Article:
I very much enjoyed the core cast for UNDECLARED, most of whom had no connection to FREAKS AND GEEKS. I even enjoyed Seth Rogen, who I hated in F&G. I loved Jay
Baruchel in the lead role of Stephen Karp (whose dad was played excellently by the funny songwriter Louden Wainwright) and thought that Carla Gallo was really cute and sweet as his first college girlfriend Lizzie. The rest of the cast was also strong and as a group had great chemistry. All in all, it easily goes down as one of the best shows about college in the history of TV. I'm not sure why, but while there have been numerous excellent shows dealing with high school life, there have been astonishingly few dealing with college. Even truly great shows like BUFFY and VERONICA MARS stumbled somewhat when they hit college.
Unfortunately, FOX did what FOX does . . . well, if not best, at least all too frequently. It killed it. Over the years the list of shows that FOX has killed off definitely exceeds in quality the list of those that they keep around. Like I said at the outset, it may be improving under Kevin Reilly. What he decides to do with the two superb series DOLLHOUSE and TERMINATOR: THE SARAH CONNOR CHRONICLES will show whether he is breaking with FOX's past or if he will perpetuate the network's tradition of killing off good shows.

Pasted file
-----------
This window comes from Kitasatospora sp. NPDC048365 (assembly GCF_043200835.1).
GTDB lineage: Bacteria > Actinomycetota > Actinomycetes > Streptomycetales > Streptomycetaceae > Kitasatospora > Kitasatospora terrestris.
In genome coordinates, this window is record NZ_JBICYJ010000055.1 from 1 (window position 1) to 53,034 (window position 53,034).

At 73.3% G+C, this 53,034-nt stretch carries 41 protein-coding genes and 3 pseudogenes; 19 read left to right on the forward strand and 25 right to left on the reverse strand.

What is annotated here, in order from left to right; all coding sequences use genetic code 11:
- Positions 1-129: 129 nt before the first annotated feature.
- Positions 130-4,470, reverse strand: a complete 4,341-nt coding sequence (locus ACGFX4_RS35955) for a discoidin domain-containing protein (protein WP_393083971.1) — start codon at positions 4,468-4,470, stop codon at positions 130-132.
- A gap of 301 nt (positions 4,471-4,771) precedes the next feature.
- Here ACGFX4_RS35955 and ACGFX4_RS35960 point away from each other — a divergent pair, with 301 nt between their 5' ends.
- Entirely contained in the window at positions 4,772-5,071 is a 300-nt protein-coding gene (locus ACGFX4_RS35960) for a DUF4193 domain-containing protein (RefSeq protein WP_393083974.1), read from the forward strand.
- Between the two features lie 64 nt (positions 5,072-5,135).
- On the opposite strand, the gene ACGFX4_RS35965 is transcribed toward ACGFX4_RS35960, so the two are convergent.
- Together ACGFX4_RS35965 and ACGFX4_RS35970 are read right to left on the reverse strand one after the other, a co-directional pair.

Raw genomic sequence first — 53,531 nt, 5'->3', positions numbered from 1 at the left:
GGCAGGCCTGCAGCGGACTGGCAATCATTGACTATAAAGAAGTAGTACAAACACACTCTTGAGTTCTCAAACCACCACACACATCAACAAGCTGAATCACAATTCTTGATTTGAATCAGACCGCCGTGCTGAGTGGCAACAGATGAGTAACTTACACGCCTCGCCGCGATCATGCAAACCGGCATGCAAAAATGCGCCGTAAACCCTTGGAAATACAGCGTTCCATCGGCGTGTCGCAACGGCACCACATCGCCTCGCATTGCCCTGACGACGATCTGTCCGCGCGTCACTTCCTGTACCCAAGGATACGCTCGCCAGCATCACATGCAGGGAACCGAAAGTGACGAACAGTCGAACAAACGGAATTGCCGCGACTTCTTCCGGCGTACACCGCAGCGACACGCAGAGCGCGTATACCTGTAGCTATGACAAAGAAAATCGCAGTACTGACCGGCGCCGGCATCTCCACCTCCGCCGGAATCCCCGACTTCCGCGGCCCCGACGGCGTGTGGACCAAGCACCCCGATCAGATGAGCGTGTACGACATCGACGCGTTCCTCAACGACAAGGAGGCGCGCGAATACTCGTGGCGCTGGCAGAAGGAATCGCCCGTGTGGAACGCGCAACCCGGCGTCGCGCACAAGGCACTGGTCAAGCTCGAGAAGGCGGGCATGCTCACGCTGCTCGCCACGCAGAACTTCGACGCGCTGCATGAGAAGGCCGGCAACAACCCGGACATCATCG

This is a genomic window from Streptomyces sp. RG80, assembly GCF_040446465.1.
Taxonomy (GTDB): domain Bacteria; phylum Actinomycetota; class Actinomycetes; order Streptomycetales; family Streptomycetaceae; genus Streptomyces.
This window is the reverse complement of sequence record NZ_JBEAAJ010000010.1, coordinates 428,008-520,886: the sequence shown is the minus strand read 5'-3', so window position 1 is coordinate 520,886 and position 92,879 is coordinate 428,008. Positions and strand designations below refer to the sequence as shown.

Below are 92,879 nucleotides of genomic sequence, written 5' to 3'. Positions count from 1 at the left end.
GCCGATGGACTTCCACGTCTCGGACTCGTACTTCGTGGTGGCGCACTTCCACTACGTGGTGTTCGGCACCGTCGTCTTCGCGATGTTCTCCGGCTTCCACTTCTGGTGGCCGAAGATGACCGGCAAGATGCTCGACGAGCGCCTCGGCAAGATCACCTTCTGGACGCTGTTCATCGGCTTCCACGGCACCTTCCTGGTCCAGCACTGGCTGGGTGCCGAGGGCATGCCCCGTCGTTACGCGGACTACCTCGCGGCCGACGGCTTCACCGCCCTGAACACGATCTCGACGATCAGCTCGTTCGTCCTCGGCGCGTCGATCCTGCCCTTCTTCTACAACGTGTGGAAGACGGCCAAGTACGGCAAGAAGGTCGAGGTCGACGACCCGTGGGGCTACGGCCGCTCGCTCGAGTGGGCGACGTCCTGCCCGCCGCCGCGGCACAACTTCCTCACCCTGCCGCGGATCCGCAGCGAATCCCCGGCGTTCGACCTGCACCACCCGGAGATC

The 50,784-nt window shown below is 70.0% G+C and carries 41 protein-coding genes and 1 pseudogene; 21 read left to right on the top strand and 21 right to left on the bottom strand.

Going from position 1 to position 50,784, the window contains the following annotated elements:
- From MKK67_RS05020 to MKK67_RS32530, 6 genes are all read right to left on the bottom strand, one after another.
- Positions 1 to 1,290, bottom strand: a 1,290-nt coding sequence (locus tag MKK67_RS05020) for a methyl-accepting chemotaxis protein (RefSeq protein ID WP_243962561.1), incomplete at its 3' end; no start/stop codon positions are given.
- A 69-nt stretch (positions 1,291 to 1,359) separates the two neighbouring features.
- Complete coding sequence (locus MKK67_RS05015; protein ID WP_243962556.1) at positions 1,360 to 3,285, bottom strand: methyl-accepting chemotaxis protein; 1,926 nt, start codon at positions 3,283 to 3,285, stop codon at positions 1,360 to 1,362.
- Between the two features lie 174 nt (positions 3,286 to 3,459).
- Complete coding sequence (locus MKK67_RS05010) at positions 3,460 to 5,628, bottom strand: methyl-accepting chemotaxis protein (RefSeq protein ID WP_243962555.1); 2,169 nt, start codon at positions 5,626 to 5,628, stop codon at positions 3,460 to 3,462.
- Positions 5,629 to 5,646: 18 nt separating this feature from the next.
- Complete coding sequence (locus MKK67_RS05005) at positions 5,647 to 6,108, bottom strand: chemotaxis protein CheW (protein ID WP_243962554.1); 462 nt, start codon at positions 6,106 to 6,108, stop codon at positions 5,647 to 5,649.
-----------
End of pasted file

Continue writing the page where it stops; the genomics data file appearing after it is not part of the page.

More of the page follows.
I watched this via DVDs that I rented from Netflix. I don't know how to account for this, but the discs that I received duplicated an episode. "Truth or Dare" was on two of the discs, while "Rush and Pledge" was on none. I wouldn't have caught the omission of "Rush and Pledge" but for the "Previously on . . . " that began the episode "Hell Week." Also, if you compare the play order as the episodes appear on the DVDs with their original broadcast order, they are dramatically different. Usually this indicates that the network dictated a reordering of the episodes. But the odd thing is that there are numerous timeline incompatibilities on the DVDs as a result. Because I was renting rather than buying, I didn't take the time to work through the commentaries. Perhaps the conflicts are explained there.